Walking the streets of Mexico City, you’ll encounter Old Aztec ruins, colonial palaces, historical monuments, contrasts, history, and tradition. I have lived here almost my whole life and even though I know my way around pretty well, this city still manages to surprise and impress me. Here are Mexico City pictures I’ve taken over the last few months.


Mexico City’s downtown (Centro Histórico) is full of beautiful buildings. Even shopping can take you into a historic site.


These children were running in the Plaza de la República trying to catch a small rubber ball. That huge structure in the background is the Revolution Monument, which was originally intended to be a legislative palace.


Zócalo is the Mexico City’s main plaza. You can see the Metropolitan Cathedral on the left, and the shiny building on the right is the Government Palace.


These arches are located around the Zócalo.


One of the city’s museums, Anahuacalli, hosts Diego Rivera’s personal collection of pre-Hispanic pieces. The building is meant to emulate the architecture of Aztec building.


Paseo de la Reforma is considered one of Mexico’s most beautiful avenues - even if the Lotería Nacional building can always look rude.


The color palette of El Centro is stunning and unique.


Insurgentes is one of the busiest and longest avenues in the city. It’ll get you all across the city, but the traffic can feel like something out of a chase movie.


Coyoacan is one of my favorite spots in the city. - its old-time vibe will make you forget you’re in one of the largest cities in the world.


The Postal Palace is gorgeous.


Fairs are common around the city. They are great places to take photos at night.


A couple walking a dog around Centro Histórico. The architecture and light in these passages give them an atemporal look.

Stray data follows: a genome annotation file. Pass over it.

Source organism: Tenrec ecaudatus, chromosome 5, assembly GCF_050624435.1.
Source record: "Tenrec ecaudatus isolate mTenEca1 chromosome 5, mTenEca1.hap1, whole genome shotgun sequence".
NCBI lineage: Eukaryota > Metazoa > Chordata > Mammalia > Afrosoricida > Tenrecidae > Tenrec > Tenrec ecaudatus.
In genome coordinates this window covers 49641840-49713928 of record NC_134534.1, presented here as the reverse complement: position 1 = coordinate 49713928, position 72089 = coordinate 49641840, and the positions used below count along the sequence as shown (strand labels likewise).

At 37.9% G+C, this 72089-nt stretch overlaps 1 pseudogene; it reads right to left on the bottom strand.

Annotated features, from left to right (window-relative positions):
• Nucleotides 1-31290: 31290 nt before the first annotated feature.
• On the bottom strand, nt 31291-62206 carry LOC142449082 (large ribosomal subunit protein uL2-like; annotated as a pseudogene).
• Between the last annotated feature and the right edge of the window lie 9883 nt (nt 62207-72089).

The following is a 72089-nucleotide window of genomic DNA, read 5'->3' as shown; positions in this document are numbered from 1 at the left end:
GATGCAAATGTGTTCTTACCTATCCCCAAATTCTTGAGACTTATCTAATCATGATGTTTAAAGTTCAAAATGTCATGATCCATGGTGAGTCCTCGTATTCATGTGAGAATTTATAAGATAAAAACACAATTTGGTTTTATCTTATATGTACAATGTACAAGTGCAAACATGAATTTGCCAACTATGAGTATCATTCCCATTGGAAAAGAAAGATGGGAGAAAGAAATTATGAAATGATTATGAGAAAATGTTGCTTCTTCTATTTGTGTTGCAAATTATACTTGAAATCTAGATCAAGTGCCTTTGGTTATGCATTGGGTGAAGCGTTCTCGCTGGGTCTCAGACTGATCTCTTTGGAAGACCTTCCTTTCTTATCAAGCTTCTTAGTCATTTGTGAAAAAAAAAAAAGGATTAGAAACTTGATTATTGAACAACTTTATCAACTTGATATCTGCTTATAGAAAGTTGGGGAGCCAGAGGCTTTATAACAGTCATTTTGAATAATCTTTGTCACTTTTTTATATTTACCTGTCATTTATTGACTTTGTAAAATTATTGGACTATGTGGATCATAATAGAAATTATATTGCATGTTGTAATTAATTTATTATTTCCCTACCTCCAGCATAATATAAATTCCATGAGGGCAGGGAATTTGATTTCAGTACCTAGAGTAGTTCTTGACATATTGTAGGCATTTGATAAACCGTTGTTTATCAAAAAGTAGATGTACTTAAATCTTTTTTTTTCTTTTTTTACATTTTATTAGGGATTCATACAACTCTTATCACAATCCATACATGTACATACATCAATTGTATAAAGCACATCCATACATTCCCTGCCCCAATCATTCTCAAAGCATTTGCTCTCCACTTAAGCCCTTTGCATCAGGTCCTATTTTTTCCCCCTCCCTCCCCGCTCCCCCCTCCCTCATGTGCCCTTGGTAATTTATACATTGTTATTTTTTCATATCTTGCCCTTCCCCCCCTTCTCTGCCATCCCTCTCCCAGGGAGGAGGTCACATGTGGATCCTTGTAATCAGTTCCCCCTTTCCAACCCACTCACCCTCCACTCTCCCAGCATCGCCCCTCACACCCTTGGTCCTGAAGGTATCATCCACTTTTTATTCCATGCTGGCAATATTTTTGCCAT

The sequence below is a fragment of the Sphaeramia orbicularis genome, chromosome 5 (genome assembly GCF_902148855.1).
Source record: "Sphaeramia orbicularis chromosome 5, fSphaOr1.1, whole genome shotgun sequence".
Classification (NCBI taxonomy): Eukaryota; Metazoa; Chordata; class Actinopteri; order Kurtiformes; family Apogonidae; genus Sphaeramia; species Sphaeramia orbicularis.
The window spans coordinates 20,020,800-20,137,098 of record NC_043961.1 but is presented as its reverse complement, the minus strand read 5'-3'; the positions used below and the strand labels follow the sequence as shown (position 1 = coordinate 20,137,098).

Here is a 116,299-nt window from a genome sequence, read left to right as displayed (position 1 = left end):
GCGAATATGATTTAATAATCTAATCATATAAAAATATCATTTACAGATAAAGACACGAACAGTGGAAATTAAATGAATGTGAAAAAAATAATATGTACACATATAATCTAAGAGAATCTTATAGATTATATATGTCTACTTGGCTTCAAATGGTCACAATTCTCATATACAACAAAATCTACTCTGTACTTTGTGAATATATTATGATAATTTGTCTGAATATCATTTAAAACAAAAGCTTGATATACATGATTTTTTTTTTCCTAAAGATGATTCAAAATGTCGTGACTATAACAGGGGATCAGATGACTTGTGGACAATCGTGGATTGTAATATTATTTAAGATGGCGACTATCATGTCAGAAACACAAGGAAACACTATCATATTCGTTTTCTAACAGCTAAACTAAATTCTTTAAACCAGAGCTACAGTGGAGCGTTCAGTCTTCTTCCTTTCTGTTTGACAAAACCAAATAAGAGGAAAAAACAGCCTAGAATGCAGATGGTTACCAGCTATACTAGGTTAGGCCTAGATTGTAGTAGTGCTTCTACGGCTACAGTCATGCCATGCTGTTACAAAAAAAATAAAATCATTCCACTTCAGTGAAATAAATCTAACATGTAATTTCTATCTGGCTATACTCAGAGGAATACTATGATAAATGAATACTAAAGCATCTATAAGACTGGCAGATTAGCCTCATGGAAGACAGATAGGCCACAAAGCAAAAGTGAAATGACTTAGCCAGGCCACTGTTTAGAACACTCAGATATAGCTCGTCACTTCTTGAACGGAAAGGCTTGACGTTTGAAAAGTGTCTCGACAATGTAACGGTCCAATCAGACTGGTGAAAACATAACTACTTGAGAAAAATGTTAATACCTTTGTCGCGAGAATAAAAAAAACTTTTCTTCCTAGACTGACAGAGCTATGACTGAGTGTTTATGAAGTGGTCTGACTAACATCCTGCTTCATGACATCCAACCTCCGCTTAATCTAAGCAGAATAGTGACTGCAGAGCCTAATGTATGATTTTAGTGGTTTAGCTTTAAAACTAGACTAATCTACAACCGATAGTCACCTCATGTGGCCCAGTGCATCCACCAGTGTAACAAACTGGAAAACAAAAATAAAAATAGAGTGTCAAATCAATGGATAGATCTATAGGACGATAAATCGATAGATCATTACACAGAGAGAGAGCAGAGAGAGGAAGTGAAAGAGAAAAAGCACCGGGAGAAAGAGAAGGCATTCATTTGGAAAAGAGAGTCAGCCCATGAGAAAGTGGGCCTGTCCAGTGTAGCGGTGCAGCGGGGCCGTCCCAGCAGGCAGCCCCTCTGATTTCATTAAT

Packed with shops, bars, restaurants, and museums, Madero is one of the most popular walking streets in Mexico City -- and it's a great place to view sunsets.


Mexico City has great options for nature lovers. Just a couple hours away is Nevado de Toluca, a volcano with two crater lakes on top.


Two of Mexico’s largest volcanoes are just a short trip away. Popocatepetl (portrayed in the pic above) and Iztaccihuatl are located in the national park named for them. While there are some hiking trails, no hiking is allowed around El Popo due to volcanic activity and toxic fumes.


La Diana Cazadora (Diana the Huntress) is another highlight of Paseo de la Reforma.


No visit to Mexico City is complete without a ride in one of Xochimilco’s colorful trajineras.


San Ildefonso is a museum located just behind the Metropolitan Cathedral - beautiful on both the inside and the exterior.


The Independence Monument is the city’s most recognized monument. The angel statue fell down during an earthquake. The steps in the photo were not part of the original construction, but the monument foundations have prevented it from sinking at the same rate as the surrounding buildings. Most of Mexico City’s sinking at a steady rate.


The Latin American Tower was Mexico’s tallest building for a long time, at 44 stories. You can get a pretty nice view of the whole city from the lookout at the top.


Parks are an essential part of Mexico City’s life. These places bustle with activity during the weekends.


There are some great pre-Hispanic constructions inside the city, but Teotihuacan (one of Mexico’s top archaeological sites) is just an hour and a half away from Mexico City.


Bellas Artes Palace is one of my favorite spots in the city to take photos -- and a place where it always feels like Sunday.